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Harrison Higgins builds furniture made to last literally hundreds of years. In this short film, the Virginia woodworker describes the theology behind his furniture-making—and the beauty revealed when we treat the creation as more than a resource or even a social cause, but as a sacrament.

Furniture Fit for the Kingdom

For Harrison Higgins, building beautiful furniture is not simply a steady job but a sacrament unto God.
Rethinking the $3,000 Missions Trip

Rethinking the $3,000 Missions Trip

When I learned that kids in my city couldn't swim, I started to rethink how much I'd invested in overseas missions.
Furniture Fit for the Kingdom

Furniture Fit for the Kingdom

For Harrison Higgins, building beautiful furniture is not simply a steady job but a sacrament unto God.
Faith in a Fallen Empire

Faith in a Fallen Empire

Detroit's list of maladies is long. But some Christians' commitment to its renewal is longer.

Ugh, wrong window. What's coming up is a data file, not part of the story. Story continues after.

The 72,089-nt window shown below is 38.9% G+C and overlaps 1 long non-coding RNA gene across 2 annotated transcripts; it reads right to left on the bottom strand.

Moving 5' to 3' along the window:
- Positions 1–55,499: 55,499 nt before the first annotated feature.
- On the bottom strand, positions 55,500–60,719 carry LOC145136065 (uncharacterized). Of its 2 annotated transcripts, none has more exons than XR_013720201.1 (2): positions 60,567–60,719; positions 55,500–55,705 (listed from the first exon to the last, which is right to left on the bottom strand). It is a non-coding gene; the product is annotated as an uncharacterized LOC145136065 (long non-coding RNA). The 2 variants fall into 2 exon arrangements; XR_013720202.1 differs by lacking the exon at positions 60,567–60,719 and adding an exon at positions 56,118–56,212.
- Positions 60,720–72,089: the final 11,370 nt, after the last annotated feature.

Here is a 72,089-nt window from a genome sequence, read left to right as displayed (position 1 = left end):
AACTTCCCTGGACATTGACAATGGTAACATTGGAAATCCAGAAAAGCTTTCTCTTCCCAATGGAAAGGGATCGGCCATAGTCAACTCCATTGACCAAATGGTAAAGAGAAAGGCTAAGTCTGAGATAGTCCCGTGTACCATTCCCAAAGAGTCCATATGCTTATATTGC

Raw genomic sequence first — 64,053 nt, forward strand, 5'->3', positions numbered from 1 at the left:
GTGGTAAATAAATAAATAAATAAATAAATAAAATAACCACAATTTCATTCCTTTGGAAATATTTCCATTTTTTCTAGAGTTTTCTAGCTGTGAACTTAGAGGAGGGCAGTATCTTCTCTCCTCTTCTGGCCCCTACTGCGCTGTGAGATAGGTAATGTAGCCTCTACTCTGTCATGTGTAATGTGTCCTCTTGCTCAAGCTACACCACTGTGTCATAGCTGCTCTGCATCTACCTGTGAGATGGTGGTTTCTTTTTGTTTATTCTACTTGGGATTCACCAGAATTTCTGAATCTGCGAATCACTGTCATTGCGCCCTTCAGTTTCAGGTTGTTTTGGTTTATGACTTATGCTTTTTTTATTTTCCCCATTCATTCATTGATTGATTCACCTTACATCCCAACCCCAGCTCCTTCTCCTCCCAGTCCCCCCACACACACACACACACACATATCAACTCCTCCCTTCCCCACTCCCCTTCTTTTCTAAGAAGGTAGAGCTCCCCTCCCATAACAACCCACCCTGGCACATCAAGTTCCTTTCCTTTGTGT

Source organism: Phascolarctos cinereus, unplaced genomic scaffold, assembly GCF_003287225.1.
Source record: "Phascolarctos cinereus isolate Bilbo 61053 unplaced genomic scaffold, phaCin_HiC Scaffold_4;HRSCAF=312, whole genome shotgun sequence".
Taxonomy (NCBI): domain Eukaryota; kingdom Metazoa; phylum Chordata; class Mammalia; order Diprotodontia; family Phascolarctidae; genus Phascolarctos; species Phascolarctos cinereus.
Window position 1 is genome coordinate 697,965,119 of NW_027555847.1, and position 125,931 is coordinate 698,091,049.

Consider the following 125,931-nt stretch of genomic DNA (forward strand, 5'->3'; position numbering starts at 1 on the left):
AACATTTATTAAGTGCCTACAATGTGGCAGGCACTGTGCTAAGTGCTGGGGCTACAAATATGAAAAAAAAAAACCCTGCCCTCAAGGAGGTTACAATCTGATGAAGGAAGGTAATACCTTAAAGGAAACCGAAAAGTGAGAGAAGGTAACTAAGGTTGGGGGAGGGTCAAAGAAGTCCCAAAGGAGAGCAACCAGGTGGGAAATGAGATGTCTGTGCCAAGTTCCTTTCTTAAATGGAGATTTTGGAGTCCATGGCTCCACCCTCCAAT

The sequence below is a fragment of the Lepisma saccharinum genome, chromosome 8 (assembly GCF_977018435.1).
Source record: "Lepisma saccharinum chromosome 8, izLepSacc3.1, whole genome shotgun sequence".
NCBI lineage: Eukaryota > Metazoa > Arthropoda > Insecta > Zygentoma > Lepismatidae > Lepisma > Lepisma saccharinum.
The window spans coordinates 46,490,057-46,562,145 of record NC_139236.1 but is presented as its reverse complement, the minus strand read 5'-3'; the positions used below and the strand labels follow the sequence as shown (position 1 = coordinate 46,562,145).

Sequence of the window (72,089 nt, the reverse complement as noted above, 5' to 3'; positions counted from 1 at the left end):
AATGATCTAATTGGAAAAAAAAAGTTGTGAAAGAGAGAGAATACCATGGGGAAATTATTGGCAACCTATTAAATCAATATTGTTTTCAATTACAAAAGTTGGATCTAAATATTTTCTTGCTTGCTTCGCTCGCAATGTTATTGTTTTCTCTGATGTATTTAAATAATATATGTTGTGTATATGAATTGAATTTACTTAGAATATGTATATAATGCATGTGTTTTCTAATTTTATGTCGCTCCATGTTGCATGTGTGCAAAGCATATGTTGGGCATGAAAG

'Daddy, Why Do People Steal from Us?'

'Daddy, Why Do People Steal from Us?'

How I answered the question would prove crucial to addressing racial divides in our D.C. neighborhood.

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Displaying 1–4 of 4 comments

Greg

June 02, 2012  1:35pm

and the rather older Buddhist doctrine of Right Livelihood...

George Harlin

May 16, 2012  9:55pm

Or, a recovery of the Lutheran doctrine of vocation; our vocations are masks of God.

rico

May 02, 2012  9:36am

What does this have to do with Calvinism?

walter smith

May 01, 2012  3:23pm

Calvinism at its best...regarding your daily work as a sacred calling to honor God.

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